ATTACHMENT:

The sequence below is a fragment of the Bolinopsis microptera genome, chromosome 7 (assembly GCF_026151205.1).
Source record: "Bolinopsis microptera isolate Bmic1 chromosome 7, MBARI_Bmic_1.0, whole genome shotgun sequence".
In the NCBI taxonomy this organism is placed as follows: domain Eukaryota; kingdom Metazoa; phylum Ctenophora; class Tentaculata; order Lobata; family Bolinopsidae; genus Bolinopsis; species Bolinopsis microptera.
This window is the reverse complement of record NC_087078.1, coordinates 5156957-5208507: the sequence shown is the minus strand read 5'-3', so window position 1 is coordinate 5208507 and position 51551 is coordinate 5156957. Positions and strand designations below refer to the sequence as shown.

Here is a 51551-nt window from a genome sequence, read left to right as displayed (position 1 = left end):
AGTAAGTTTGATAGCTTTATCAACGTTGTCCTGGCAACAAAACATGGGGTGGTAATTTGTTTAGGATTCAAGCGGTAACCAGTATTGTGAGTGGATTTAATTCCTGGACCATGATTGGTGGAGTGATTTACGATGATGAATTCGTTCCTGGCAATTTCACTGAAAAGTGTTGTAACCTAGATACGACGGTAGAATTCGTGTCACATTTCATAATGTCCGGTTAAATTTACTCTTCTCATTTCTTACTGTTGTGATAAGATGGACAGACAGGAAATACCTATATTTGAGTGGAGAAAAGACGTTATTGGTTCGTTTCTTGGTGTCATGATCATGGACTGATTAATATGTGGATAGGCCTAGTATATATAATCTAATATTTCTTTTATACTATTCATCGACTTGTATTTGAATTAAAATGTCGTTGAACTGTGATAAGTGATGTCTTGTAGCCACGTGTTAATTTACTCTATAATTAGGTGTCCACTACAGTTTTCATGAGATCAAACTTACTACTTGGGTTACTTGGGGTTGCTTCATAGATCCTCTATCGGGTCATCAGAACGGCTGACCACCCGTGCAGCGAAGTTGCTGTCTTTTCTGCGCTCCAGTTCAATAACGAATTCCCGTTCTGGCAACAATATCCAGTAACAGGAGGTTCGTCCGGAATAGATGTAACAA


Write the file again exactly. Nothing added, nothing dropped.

The sequence below is a fragment of the Bolinopsis microptera genome, chromosome 7 (assembly GCF_026151205.1).
Source record: "Bolinopsis microptera isolate Bmic1 chromosome 7, MBARI_Bmic_1.0, whole genome shotgun sequence".
In the NCBI taxonomy this organism is placed as follows: domain Eukaryota; kingdom Metazoa; phylum Ctenophora; class Tentaculata; order Lobata; family Bolinopsidae; genus Bolinopsis; species Bolinopsis microptera.
This window is the reverse complement of record NC_087078.1, coordinates 5156957-5208507: the sequence shown is the minus strand read 5'-3', so window position 1 is coordinate 5208507 and position 51551 is coordinate 5156957. Positions and strand designations below refer to the sequence as shown.

Here is a 51551-nt window from a genome sequence, read left to right as displayed (position 1 = left end):
AGTAAGTTTGATAGCTTTATCAACGTTGTCCTGGCAACAAAACATGGGGTGGTAATTTGTTTAGGATTCAAGCGGTAACCAGTATTGTGAGTGGATTTAATTCCTGGACCATGATTGGTGGAGTGATTTACGATGATGAATTCGTTCCTGGCAATTTCACTGAAAAGTGTTGTAACCTAGATACGACGGTAGAATTCGTGTCACATTTCATAATGTCCGGTTAAATTTACTCTTCTCATTTCTTACTGTTGTGATAAGATGGACAGACAGGAAATACCTATATTTGAGTGGAGAAAAGACGTTATTGGTTCGTTTCTTGGTGTCATGATCATGGACTGATTAATATGTGGATAGGCCTAGTATATATAATCTAATATTTCTTTTATACTATTCATCGACTTGTATTTGAATTAAAATGTCGTTGAACTGTGATAAGTGATGTCTTGTAGCCACGTGTTAATTTACTCTATAATTAGGTGTCCACTACAGTTTTCATGAGATCAAACTTACTACTTGGGTTACTTGGGGTTGCTTCATAGATCCTCTATCGGGTCATCAGAACGGCTGACCACCCGTGCAGCGAAGTTGCTGTCTTTTCTGCGCTCCAGTTCAATAACGAATTCCCGTTCTGGCAACAATATCCAGTAACAGGAGGTTCGTCCGGAATAGATGTAACAA